Saturday, 5 March and beginning at 5:30 p.m., the Department will once again enjoy the festivities associated with the Annual Awards Ceremony, with this year's recipient of the prestigious Joseph F. Stichway Award coming from Engine 10 - 'A' in the form of Firefighter Theodis Harris II. Congratulations to both Firefighter Harris and the many other noteworthy individuals who have been singled out for their contributions to the Department's mission of protecting life and property here in Jacksonville. 

Tuesday, 8 March and just before 3:30 in the afternoon, units were dispatched to the report of an apartment fire at 333 Laurina Street, more specifically Apartment #437 in a complex known as 'The Columns.' Upon arrival units confirmed that heavy smoke and flames were visible from the ground floor of the two story apartment, with the adjacent units also in significant distress. With two nearby fire walls providing additional support in preventing the progression of the fire to the aforementioned exposures, the crews from both Engine 12 and Engine 20 jumped the blaze so quickly and thoroughly that the fire was called under control in less than 20 minutes. Although their professional and skilled actions resulted in limiting the damage to only the fire apartment, with merely smoke and some minor water damage reported within the apartments situated to the immediate right and left, the blaze did manage to consume the entire ground floor and, tragically, also claim the life of the family dog. The only injuries reported from the scene were associated with one firefighter, sustained during suppression activities and classified as minor, with the subsequent investigation revealing an accidental cause attributed to a lamp placed too close to a combustible source.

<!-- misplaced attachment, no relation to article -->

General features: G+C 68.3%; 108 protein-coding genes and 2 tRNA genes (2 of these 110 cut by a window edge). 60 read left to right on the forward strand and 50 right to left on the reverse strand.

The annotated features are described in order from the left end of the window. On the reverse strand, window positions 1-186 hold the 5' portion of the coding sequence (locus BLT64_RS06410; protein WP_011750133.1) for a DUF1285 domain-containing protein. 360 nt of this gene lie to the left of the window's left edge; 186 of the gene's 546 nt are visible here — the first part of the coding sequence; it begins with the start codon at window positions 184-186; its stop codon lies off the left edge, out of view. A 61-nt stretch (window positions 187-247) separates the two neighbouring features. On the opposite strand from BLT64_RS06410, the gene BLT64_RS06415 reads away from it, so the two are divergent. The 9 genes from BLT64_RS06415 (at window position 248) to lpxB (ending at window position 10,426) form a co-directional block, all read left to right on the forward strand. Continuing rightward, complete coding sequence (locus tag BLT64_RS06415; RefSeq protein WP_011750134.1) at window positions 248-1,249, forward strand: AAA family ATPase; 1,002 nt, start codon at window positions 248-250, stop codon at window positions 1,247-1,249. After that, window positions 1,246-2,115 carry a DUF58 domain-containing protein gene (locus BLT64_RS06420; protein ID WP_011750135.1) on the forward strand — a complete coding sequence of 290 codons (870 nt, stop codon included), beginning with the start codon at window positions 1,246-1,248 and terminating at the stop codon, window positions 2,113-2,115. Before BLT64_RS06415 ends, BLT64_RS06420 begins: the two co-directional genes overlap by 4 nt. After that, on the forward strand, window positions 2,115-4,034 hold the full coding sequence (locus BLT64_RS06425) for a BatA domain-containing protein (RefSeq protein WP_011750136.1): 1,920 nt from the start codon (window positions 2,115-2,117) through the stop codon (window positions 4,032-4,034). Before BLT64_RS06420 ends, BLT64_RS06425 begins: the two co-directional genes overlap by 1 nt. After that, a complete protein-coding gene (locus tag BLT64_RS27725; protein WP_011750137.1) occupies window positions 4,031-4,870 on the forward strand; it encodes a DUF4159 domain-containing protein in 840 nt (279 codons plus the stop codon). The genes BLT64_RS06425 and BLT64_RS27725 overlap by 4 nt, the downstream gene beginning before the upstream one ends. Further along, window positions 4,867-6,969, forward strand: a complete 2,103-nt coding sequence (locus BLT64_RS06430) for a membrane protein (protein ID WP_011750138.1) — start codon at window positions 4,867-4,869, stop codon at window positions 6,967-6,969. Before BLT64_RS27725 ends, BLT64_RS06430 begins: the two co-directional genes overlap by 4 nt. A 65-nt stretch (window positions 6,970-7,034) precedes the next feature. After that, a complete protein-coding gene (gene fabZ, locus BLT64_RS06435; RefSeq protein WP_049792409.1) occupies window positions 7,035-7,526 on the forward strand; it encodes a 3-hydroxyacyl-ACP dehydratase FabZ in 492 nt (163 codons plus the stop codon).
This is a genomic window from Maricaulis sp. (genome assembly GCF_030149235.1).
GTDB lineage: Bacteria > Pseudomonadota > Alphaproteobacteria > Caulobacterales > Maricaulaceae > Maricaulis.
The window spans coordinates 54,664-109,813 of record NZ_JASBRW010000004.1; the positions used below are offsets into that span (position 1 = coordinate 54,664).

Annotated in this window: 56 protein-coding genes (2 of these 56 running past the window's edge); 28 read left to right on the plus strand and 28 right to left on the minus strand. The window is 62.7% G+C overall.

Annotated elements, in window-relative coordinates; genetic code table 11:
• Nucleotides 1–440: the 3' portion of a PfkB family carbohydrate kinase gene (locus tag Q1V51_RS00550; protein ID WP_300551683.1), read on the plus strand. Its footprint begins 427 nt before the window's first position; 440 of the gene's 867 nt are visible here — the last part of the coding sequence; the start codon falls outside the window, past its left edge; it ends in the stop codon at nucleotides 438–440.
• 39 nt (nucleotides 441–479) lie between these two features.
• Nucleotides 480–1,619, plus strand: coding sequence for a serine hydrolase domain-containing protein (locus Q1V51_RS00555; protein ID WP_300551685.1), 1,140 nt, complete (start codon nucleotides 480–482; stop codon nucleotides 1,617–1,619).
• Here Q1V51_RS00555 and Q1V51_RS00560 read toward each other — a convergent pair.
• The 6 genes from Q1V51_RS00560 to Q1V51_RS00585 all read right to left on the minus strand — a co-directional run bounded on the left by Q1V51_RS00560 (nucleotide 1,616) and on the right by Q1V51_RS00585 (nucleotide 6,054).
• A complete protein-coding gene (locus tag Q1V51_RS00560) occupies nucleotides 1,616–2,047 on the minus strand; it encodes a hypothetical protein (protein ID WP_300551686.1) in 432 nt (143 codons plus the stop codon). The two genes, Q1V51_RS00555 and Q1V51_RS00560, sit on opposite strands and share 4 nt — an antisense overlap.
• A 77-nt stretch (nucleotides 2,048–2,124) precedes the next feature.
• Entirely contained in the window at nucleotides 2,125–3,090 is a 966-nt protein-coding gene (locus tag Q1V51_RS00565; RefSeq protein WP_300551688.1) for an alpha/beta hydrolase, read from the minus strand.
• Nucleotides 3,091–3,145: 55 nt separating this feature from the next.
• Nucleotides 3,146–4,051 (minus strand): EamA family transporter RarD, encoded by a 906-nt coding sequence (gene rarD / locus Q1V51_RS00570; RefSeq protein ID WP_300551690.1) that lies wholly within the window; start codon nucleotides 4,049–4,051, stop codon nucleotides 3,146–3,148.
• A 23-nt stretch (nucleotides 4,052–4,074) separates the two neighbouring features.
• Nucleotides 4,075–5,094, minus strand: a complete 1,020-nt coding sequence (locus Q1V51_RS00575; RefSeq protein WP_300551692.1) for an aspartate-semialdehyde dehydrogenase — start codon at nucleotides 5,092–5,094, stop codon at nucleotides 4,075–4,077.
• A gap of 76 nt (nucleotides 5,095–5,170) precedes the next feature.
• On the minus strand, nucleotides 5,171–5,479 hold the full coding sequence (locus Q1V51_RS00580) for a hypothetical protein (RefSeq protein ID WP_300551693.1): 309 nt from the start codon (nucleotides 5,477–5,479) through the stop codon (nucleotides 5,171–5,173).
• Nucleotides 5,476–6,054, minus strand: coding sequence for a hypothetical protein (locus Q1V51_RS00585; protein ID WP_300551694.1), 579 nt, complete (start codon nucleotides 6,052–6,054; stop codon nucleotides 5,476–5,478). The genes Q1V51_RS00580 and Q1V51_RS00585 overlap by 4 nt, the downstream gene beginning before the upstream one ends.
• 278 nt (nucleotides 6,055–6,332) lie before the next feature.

Although this year's brush fire season has certainly been quite active in many areas, Duval County has thankfully remained relatively unscathed from this annual scourge. A reminder of just how challenging this yearly ritual can be occurred Wednesday evening, 23 March, when units were summoned to the report of a brush fire in the 9000 block of Redtail Drive on the westside of Jacksonville. Earlier that evening an adult male was working in the garage of his two story, stucco exterior residence when he saw through the open garage door flames appearing in the window of his neighbor's home right across the street of their cul-de-sac location. Racing over to alert everyone that the house was on fire, he suddenly realized upon approach that the flames he was looking at were actually nothing more but a reflection in the neighbor's front window! Spinning around and glancing back, the man saw that the flames were in fact encroaching upon his house, fueled by the wild vegetation from the adjacent vacant lot, already consuming several 15 foot tall pine trees located less than 10 feet from his house. The intense radiant heat had successfully melted several sections of the home's vulnerable vinyl soffit by the time the first engine company, Engine 52, arrived on scene, with the fire rapidly gaining momentum and moving through the backyard into neighboring properties. With several wooden privacy fences catching fire, the expedient actions of all emergency responders proved to be the difference as Engine 52's crew successfully stopped the forward progression of the fire head posing the immediate threat to the two story home; all other arriving crews quickly grasped their objectives and within 15 minutes, aided by the timely and efficient support from a select crew from Clay County, Command was able to call the entire incident under control. With a somewhat paltry 3 acres charred (a small amount compared with the hundreds of acres being consumed by wildfires in neighboring counties) and damages limited to a relatively small dollar amount, the event could easily be dismissed as being somewhat trivial when compared to the magnitude or nature of other incidents the Department routinely encounters. With that being said, this particular brush fire not only emphasized the potential devastation these events can bring about, but also the speed or overall rapidity in which all affiliated damage can be achieved: the only thing faster this evening, however, was the equally quick response noted for all of the on scene units. The aforementioned expediency of both response and on scene actions by the emergency responders ultimately prevented this brush fire from becoming a far greater threat than the one experienced.